Aging is surprisingly expensive. Many people underestimate their post-retirement healthcare costs in their financial planning, while others simply don’t have the money to put away. Is assisted living care tax deductible, the way medical care is? The short answer is “sometimes.”
The critical question is whether living at the facility is actually a medical need. There are many reasons to choose assisted living, including social benefits and safety. While it is true chronic isolation can trigger life-threatening depression, the IRS may not consider social contact medicine. A doctor may have to certify the resident is “chronically ill” and actually needs the facility’s services.
If the resident is paying the bills, they are eligible for a deduction. If a caregiver is paying more than half the bills or is part of a group of caregivers who together pay more than half, the caregiver gets the tax break. Remember, if you can deduct someone else’s care, you can also claim them as a dependent on your taxes.
Of course, the only way to get detailed and accurate tax advice is to consult a professional tax preparer or to contact the IRS. However, there are a couple of basic steps anyone can take to make tax time flow more easily. Above all, keep records of any expenditure that could possibly be a tax write-off. Even if living expenses themselves are not deductible, other costs, such as medical and dental bills, hearing aids and even health insurance premiums in some cases may be. It is better to have records you don’t need than to end up missing the records you do. If you have just started doing the taxes of someone who has been in assisted living for a while, getting a copy of last year’s return should help. You’ll be able to see what kinds of things were deductible last year and, since most people’s expenses are roughly similar from year to year, you’ll get a good idea of what should work as a write-off again.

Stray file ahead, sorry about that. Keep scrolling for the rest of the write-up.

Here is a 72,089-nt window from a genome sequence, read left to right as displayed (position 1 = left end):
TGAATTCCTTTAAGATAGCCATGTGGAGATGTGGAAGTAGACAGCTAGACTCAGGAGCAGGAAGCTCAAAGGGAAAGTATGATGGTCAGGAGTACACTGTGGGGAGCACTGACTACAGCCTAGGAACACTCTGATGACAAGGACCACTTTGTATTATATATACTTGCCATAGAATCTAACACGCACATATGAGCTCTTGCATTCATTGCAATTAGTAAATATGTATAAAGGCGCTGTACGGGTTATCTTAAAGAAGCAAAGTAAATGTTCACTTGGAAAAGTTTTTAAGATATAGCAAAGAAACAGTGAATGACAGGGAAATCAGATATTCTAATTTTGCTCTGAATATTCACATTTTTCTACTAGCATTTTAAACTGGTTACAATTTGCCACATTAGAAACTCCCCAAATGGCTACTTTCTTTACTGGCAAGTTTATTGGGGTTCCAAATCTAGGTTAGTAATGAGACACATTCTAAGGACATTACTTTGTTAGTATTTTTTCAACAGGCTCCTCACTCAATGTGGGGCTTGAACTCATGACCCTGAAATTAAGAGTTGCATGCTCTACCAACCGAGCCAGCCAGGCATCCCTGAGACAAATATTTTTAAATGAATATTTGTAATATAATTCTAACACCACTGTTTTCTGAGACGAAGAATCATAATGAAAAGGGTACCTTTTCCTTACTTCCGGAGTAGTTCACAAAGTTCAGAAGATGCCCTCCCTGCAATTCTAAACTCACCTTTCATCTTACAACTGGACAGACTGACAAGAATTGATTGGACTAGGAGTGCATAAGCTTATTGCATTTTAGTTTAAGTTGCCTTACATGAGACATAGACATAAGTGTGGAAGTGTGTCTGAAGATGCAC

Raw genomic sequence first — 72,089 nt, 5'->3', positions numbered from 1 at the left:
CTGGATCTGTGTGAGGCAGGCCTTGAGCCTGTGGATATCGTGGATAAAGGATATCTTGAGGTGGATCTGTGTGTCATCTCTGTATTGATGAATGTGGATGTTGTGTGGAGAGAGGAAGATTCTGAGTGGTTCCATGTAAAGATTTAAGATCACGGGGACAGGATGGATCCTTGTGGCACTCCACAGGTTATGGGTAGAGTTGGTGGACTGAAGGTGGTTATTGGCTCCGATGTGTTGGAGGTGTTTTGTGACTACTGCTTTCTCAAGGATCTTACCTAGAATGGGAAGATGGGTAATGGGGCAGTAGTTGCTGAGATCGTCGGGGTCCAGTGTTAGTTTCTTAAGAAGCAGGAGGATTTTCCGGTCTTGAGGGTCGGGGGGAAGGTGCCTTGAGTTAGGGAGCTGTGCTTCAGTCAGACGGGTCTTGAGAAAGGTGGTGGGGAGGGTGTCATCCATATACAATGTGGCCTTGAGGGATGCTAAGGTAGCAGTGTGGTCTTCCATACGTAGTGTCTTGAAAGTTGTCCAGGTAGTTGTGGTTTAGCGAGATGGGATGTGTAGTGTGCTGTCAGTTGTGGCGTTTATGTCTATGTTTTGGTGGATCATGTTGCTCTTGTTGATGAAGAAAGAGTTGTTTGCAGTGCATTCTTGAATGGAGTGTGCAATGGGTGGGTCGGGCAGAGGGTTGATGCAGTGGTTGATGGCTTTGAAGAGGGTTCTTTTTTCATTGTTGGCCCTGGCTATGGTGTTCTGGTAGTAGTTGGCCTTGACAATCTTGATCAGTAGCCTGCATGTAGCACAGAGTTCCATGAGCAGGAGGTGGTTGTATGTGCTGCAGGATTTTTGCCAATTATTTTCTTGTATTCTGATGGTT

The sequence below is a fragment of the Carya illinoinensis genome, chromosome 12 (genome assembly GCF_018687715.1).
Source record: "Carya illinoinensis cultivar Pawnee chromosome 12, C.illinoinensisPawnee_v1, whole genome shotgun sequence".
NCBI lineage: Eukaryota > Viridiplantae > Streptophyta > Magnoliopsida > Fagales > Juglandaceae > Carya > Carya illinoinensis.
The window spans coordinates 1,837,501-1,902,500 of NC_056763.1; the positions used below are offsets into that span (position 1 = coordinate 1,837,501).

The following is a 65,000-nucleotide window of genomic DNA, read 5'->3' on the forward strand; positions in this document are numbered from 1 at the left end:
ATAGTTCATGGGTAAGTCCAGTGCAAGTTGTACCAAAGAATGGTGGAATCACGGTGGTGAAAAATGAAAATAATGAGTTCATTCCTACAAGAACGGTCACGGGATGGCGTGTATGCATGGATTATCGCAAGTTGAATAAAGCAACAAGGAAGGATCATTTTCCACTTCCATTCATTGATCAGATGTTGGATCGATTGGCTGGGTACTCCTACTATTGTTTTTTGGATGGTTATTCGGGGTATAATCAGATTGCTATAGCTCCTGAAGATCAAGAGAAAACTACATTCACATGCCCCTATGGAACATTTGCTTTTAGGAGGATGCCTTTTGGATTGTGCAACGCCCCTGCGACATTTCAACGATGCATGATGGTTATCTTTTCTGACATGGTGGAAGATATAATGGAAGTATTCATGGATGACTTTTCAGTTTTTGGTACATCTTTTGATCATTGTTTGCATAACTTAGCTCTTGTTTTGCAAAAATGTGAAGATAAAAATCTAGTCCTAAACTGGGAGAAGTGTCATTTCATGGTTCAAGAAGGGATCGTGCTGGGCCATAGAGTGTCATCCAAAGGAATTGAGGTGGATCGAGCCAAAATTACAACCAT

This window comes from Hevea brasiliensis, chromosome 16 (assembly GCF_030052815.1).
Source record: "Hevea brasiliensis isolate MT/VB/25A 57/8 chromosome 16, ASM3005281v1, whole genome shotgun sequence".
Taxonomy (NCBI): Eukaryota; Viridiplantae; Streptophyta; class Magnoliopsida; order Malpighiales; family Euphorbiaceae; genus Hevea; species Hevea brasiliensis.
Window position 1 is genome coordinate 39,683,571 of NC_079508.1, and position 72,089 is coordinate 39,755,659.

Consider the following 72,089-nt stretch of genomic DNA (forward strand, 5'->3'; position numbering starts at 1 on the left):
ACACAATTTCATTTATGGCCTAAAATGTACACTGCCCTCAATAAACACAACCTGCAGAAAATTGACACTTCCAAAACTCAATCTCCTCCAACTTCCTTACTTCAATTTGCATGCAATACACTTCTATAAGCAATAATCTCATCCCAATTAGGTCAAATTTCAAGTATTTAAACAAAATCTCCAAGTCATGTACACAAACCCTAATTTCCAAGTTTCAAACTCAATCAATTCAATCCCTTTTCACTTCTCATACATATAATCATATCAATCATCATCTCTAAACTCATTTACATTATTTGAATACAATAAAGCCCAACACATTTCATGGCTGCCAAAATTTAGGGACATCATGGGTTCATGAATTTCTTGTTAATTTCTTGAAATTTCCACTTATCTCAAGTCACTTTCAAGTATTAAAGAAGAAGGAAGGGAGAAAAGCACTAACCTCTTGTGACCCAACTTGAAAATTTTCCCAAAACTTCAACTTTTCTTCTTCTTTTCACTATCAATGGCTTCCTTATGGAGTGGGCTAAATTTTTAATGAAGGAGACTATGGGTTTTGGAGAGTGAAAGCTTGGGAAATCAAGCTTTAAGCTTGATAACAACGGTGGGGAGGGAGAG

To qualify for the assisted living tax deduction, medical expenses, including assisted living care, must meet a minimum percentage of the resident’s adjusted gross income, which is approximately 7.5 percent or 10 percent, depending on age. The tax payer must also be qualified to itemize his or her deductions. The facility itself may have to meet certain standards of documentation. There may also be other complications so consider seeking professional advice in order to keep your tax burden as low as possible. One bright spot for people in assisted living in Oklahoma City is Oklahoma has an income tax so it is possible the deductions could apply on both the State and Federal level.
For those not sure if they can afford assisted living care, tax write-offs can help ease the budget. You may have more options than you think. Consider reaching out to the Village at Oakwood, affordable assisted living in Oklahoma City. Deductible or not, the fun amenities won’t feel like medicine.